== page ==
Seven Tips for Creating Visual Knowledge Products

From “A Non-Designer’s Guide to Creating Visually Captivating Presentations” by Visme

CHI KT Platform
Jul 12, 2018 · 4 min read

By Joanne Wincentak

Guest bloggers are our favourite — they provide us with new insights into the world of knowledge translation and patient engagement through their own unique lens.

This week we introduce Joanne Wincentak, knowledge broker for Holland Bloorview Kids Rehabilitation Hospital in Toronto, Ontario. On Twitter as @Joanna, her feed is a goldmine of resources for knowledge translation and research. When she shared Visme’s e-book on creating memorable visual presentations, we thought it would be fitting to ask her to summarize this 121-page guide into a more digestible blog post.

Knowledge Brokers are Leaders in Dissemination

Knowledge brokers are often tasked with sharing key messages with target audiences in a visually compelling way (posters, presentations, guidelines, etc.). If you’re like me, you might have a couple of go-to visual communication tools like infographics, fact sheets and slide decks. Sometimes my vision for communicating key messages is clear, but that’s not always the case.

Dissemination Can Be Challenging

I think almost all of us have been here before, staring at a blank slide deck or document, not knowing where to start.

Cue the flashing cursor bar

We know from experience and from research that good design is important if you want your audience to pay attention and remember your key messages [1,2]. The goal of creating something visually appealing can be daunting. We might already have a good idea of what the key messages are, and the story we are trying to tell, but get stuck on how to visually communicate them.

A-ha! A Guiding Light for Design

Enter the free e-book A Non-Designer’s Guide to Creating Visually Captivating Presentations by Visme, an online software tool for creating visual content. I stumbled upon this resource in my Twitter feed from a post by @tmiket and was immediately drawn in by the title page, for two reasons:

  1. I don’t consider myself a designer by any means, but am motivated to up my skill level, and
Super jazzy! From

At 121 pages, the guide contains a wealth of principles, tips and examples on how to create visually captivating presentations. But what’s best is that most of the content is useful no matter what type of visual communication tool you’re creating, whether it’s a TED talk-style presentation, a report, or an infographic. Nevertheless, it’s still 121 pages. So for your convenience, here’s an infographic that outlines my seven favourite design tips for creating visually appealing everything and anything that I pulled from the guide. Next time you embark on a dissemination product, keep these tips in mind. Remember, these principles take practice, and design is an iterative process.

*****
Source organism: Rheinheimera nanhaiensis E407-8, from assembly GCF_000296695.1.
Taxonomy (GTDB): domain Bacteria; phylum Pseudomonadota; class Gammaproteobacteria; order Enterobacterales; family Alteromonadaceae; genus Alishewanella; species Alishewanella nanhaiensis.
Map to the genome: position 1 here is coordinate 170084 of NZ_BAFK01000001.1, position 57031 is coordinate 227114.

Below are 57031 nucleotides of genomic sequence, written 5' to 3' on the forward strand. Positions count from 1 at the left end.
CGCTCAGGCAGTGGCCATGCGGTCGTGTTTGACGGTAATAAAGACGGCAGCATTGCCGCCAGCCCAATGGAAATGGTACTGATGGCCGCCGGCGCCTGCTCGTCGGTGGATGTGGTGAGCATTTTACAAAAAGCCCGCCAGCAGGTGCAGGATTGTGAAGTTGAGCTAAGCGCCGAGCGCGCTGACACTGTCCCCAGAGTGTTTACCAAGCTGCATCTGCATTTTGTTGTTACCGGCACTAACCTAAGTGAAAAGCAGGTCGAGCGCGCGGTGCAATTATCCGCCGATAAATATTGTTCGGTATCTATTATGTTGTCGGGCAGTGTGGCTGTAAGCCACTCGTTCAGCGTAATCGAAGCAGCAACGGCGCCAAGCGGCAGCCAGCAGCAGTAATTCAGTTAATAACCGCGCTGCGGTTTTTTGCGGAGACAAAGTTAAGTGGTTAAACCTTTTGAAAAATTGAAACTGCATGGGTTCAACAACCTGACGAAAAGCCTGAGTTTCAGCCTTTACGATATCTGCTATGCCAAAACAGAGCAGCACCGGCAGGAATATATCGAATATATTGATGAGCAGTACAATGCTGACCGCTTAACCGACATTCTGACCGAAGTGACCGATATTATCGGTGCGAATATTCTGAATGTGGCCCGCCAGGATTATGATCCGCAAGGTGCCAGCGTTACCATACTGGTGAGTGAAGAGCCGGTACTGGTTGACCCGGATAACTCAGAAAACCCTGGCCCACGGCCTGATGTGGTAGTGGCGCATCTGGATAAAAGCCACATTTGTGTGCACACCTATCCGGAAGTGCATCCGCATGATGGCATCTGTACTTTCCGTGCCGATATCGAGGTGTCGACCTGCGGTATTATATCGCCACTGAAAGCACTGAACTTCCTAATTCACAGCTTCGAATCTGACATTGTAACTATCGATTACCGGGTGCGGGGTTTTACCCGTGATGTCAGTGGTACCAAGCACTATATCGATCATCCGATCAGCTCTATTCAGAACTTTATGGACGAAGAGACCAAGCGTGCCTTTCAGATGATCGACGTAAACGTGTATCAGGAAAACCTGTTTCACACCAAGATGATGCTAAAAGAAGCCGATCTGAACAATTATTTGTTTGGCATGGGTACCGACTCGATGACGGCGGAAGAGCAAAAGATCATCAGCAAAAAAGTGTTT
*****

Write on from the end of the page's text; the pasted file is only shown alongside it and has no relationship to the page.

Consider Other Visual Design Tools

This particular blog has focused on Visme, since they produced the e-book being summarized, but there are other similar (and free) tools out there for creating stunning visuals. Other online tools include Infogram, Piktochart and Canva — and more are emerging regularly. Though many are free to use, as the old adage goes, “there’s no such thing as a free lunch”. As you may have noticed (how could you not??), the infographic above has a Visme watermark on every panel. These can be removed with a paid subscription, of course. But this kind of minor inconvenience should be noted as a potential limitation and factor into your choice of design tool. Note that Visme subscriptions start at $15 a month — for about the same price, you can subscribe to Adobe InDesign ($15.39/month). As a knowledge broker (or really, anyone looking to share information visually), you should be looking for a tool that fits your specific needs, and works best for you and your workflow. More importantly, always be on the lookout for the next useful tool to improve your knowledge products and make your job easier.


  1. Champlin S, et al. Perceptions of design quality: An eye tracking study of attention and appeal in health advertisements. J Comm Healthcare, 2014;7(4):285–294.

About the Author

Joanne Wincentak is a knowledge broker on the knowledge translation team (Evidence to Care) at Holland Bloorview Kids Rehabilitation Hospital in Toronto, Ontario, Canada. She is passionate about identifying research evidence to support clinical practice and has recently gained interest in information design. Find her on Twitter as @jwincentak.


Publishing bi-weekly, we focus on all things knowledge translation (KT) – synthesis, exchange, application & dissemination – from a health perspective. Topics include the science of KT, patient engagement, and media & dissemination.

CHI KT Platform

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Know-do gaps. Integrated KT. Patient & public engagement. KT research. Multimedia tools & dissemination. And the occasional puppy.


Publishing bi-weekly, we focus on all things knowledge translation (KT) – synthesis, exchange, application & dissemination – from a health perspective. Topics include the science of KT, patient engagement, and media & dissemination.

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